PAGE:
If we begin with a fucked-up mistaken understanding or definition of a specific term or notion we, more than often, end up in an intellectual cul-de-sac with no exit. We can only turn around and wonder what went wrong. In the worst case, we will try to argue our way out of the cul-de-sac, but to no avail. Buddhists do this in spades when it comes to the notion of self and non-self which is part of the reason why modern Buddhism is not really Buddhism having lost its transcendent message.
A recent example of this I found in the business world. I hope it serves to highlight the problem. In this particular example, the problem is between Apple Inc. and Wall Street analysts over what “innovation” actually means. The latter seem to be fomenting the opinion that Apple Inc. is no longer innovative. But if you look at the differences between the terms "invent" and "innovate" in light of their respective definitions, it becomes apparent that Wall Street analysts are terribly confused.
According to the Oxford English Dictionary, invent means,
To find out in the way of original contrivance; to create, produce, or construct by original thought or ingenuity; to devise first, originate (a new method of action, kind of instrument, etc.). The chief current sense.
On the other hand, innovate means,
To bring in or introduce novelties; to make changes in something established; to introduce innovations.
As the reader can see, invention and innovation are two different ideas. If we begin with the invention of the Wright brothers motor powered airplane, it is not quite the same as the long history of aircraft innovation which followed the Wright brothers, that has produced the SR-71 "Blackbird" or the B-2 Spirit (also known as the Stealth Bomber).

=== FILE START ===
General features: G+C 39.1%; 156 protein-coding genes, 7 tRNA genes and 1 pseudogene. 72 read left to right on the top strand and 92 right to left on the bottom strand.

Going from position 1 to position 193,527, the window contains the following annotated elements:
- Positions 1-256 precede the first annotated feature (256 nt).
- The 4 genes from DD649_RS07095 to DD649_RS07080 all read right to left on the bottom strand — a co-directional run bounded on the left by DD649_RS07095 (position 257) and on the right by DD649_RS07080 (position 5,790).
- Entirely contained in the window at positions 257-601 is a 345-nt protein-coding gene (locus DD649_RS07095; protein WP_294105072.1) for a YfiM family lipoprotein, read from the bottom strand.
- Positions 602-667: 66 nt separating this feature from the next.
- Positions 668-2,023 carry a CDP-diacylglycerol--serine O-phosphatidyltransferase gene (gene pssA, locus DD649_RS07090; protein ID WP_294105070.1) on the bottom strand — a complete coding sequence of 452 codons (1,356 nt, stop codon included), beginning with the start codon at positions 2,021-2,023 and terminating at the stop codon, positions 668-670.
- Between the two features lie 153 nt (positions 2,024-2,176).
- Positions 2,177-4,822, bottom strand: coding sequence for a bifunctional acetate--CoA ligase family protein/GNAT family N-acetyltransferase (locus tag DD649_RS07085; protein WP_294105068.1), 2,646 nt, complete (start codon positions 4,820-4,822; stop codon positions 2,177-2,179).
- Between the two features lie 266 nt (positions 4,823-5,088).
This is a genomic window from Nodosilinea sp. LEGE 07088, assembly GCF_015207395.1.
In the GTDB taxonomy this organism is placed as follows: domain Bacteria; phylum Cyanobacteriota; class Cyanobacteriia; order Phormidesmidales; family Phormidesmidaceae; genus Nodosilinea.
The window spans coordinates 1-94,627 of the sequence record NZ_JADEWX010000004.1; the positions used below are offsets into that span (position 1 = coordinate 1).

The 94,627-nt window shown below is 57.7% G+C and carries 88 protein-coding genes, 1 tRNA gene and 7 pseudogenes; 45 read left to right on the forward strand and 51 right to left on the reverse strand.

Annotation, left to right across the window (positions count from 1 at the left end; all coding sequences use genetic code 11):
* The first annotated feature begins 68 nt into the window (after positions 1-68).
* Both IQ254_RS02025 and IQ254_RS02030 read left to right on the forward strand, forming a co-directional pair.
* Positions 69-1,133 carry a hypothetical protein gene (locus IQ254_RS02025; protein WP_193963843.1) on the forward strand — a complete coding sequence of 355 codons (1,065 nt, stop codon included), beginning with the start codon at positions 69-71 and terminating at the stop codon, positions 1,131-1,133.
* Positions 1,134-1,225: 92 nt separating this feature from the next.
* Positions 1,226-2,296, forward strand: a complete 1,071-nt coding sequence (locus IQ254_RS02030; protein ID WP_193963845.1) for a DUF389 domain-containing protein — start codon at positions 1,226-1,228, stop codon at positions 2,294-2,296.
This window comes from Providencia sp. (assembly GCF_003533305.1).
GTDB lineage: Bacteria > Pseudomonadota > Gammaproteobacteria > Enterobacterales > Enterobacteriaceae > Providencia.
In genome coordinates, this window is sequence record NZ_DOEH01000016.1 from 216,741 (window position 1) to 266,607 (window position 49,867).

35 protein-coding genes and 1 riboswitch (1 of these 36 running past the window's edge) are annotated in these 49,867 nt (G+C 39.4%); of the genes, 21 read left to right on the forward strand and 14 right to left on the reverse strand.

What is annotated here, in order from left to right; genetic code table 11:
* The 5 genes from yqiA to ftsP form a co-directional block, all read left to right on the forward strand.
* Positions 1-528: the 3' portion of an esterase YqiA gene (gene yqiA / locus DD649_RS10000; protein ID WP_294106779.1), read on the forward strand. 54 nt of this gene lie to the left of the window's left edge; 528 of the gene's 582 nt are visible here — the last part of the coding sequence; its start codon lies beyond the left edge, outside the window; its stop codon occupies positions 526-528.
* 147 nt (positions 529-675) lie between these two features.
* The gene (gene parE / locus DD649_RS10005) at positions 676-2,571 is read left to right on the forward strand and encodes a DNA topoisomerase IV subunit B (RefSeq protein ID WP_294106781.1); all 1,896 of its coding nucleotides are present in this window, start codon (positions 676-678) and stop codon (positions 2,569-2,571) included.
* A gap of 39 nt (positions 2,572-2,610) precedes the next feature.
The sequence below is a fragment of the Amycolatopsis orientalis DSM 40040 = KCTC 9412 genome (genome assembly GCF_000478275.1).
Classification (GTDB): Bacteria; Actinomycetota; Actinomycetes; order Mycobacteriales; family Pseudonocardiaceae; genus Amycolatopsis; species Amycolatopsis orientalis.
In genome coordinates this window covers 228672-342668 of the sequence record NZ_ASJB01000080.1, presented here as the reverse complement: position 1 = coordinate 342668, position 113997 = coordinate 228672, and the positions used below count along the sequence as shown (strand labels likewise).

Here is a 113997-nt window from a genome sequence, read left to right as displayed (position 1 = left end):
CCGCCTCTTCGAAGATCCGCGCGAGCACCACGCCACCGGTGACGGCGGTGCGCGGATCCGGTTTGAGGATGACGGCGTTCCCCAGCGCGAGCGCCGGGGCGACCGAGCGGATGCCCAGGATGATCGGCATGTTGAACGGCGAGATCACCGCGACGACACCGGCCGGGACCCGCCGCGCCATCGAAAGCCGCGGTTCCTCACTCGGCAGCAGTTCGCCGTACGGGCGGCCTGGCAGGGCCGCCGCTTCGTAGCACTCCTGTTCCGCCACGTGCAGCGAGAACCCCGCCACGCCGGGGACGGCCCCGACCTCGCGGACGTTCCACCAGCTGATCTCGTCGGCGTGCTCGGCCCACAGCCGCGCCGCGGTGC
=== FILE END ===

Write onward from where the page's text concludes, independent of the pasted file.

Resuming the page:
Looking at the field of electronics there is a marked difference between invention and innovation when we look at the television, for example. Beginning in 1927 with Philo T. Farnsworth's invention of the Image Dissector camera to the present day High-definition television (HDTV), the chief difference between the two is with innovation. This also applies to Ed Roberts who can be credited with inventing the personal computer. Subsequent to Ed Roberts' Altair 8800 personal computer there has been a lot of innovation in the personal computer which has been compressed into the smartphone.
From this we can say that Apple Inc. does, in fact, do a lot of innovating which should not be confused with inventing. The Wall Street analysts, however, are clearly confused in this matter who mistakenly assume that innovation is invention in the criticism of Apple Inc.
When it comes to Buddhism, the same confusion is present only in different terms. In the case of Buddhism, it is the confusion between attâ/âtman (self) and anattâ/anâtman (non-self or lit. not the self). Buddhist clergy and some scholars, not to mention the average run-of-the-mill Buddhist, appear to believe that anâtman or non-self is some kind of mysterious state of non-being or the same, it is the perfect state of egolessness that the Buddha taught is the ideal state as compared with Hinduism’s âtman. This view is almost laughable. It reflects a profound misreading of the Buddha’s discourses and what he really taught.
In the many discourses of the Buddha what is not the self or anattâ/anâtman is the five khandha/skandha (aggregates) consisting of material shape, feeling, perception, habitual tendencies and consciousness. These five aggregates are not only not the self or anâtman there are also impermanent and suffering. In addition, they belong to the Buddhist devil, Mara! When a modern day Buddhist says the Buddha taught anâtman they are making an untrue assertion. The Buddha only taught that our psychophysical body is not the self or anâtman. The authentic anâtman doctrine teaches that the five khandha/skandha are not the self or anattâ/anâtman. We are to abandon desire for what is anâtman (S. iv. 49)—not for what is the âtman.
Turning to the self or attâ/âtman, it is the first-person that instrinsically transcends the five khandha/skandha. To behold it, which is nirvana, means to have completely abandoned desire for what causes suffering, namely, the aggregates which are anâtman.